8. Michigan Law Review
[Submit] (1) Scholastica or (2) mail (Michigan Law Review, Hutchins Hall, 625 S. State Street, Ann Arbor, MI 48109-1215). Include a cover letter with contact info and word count. [Citations] Bluebook format and style should follow The Chicago Manual of Style [Processing Period] Email requests for expedited review. [Word Requirements] Prefer less than 25,000 words (including footnotes)

9. California Law Review
[Submit] (1) Scholastica (preferred), or (2) by mail (Articles Department, California Law Review, 40 Boalt Hall, University of California, Berkeley, CA 94720). [Word Requirements] Articles should be 25,000 words or less (including footnotes). They will consider submissions of up to 35,000 words. [Citations] Bluebook format [Processing Period] They will consider requests for expedited review.

10. Virginia Law Review
[Submission Deadlines] They publish 8 times a year (March, April, May, June, September, October, November, and December). [Word Requirements] Prefer under 25,000 words (including footnotes). [Submit] Exclusively Scholastica. Must include cover letter, which contains title, contact info, brief abstract, copy of manuscript, submission guidelines for Empirical Aricles and Essays [Processing Period] They will consider requests for expedited review.

11. Minnesota Law Review
[Citations] Bluebook format [Submission Deadline] They publish 6 times per year (November, December, February, April, May, and June. They are now accepting submissions until the volume is filled. They usually accept until September. Accepts through Scholastica.

12. Texas Law Review
[Processing Period] They will consider requests for expedited review. Use their online form. [Submit] Accepts submissions by Scholastica only. [Word Requirements] 40-70 pages (20,000-35,000 words, including footnotes), no absolute cap.

13. New York University Law Review
[Citations] Bluebook format [Word Requirements] Prefer pieces under 25,000 words (including footnotes). Include brief abstract. [Submit] Exclusively Scholastica. [Processing Period] They will consider requests for expedited review.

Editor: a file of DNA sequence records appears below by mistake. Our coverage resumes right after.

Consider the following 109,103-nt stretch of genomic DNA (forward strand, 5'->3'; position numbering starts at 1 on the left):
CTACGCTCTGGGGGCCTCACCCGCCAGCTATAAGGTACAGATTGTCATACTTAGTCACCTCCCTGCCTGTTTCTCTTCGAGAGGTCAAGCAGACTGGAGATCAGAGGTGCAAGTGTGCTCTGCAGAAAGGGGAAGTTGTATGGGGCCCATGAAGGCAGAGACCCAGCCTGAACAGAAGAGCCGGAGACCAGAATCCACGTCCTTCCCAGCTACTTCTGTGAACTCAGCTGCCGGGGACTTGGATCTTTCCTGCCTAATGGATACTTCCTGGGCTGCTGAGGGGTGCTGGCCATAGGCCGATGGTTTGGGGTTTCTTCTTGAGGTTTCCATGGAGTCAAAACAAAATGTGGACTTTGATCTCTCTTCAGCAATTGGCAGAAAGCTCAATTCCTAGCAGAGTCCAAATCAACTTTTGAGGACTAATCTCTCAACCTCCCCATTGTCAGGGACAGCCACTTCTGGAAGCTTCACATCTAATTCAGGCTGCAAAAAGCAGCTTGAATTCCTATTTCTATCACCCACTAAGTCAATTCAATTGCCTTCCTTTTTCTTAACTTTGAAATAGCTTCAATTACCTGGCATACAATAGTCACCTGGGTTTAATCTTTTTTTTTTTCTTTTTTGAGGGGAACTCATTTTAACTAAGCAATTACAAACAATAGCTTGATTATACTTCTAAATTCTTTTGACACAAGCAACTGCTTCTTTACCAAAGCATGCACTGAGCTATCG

14. Fordham Law Review
[Submit] Strongly prefers submissions via Scholastica or by mail (Executive Articles Editor, Fordham Law Review, Fordham University School of Law, 140 West 62nd Street, New York, NY 10023). [Word Requirement] None[Citations] Bluebook format. [Processing Period] They will consider requests for expedited review.

15. Cornell Law Review
[Word Requirements] Prefer 30,000 words or less (including footnotes) They will not publish if over 40,000 words. [Format] Word document [Submit] Either through ExpressO or by mail (Articles Office, Cornell Law Review, Myron Taylor Hall, Ithaca, New York 14853). [Citations] Bluebook format [Processing Period] They will consider requests for expedited review.

16. Notre Dame Law Review
[Citations] Bluebook format [Submit] Strongly prefers submissions via Scholastica. [Format] Word document 15,000-30,000 words (footnotes included). Include CV. [Processing Period] They will consider requests for expedited review by email. [Submission Deadline] They publish 5 issues between October-June

17. Northwestern University Law Review
[Submit] Submissions must be made by Scholastica. Submissions are not accepted via e-mail and mailing of hard copies is allowed only in extenuating circumstances. [Processing Period] They will consider requests for expedited review through Scholastica. [Word Requirements] Prefer articles between 15,000 and 30,000 words (including footnotes). [Citations] Use footnotes rather than endnotes; Conform to the Bluebook and the Texas Law Review Manual on Usage & Style. [Format] Double-space

18. Iowa Law Review
[Submit] Must use Scholastica [Format] Word document [Citations] Must conform to the Bluebook, Redbook, and the conventions of the Iowa Law Review. [Submission Deadlines] They publish 5 times per year(November, January, March, May, and July)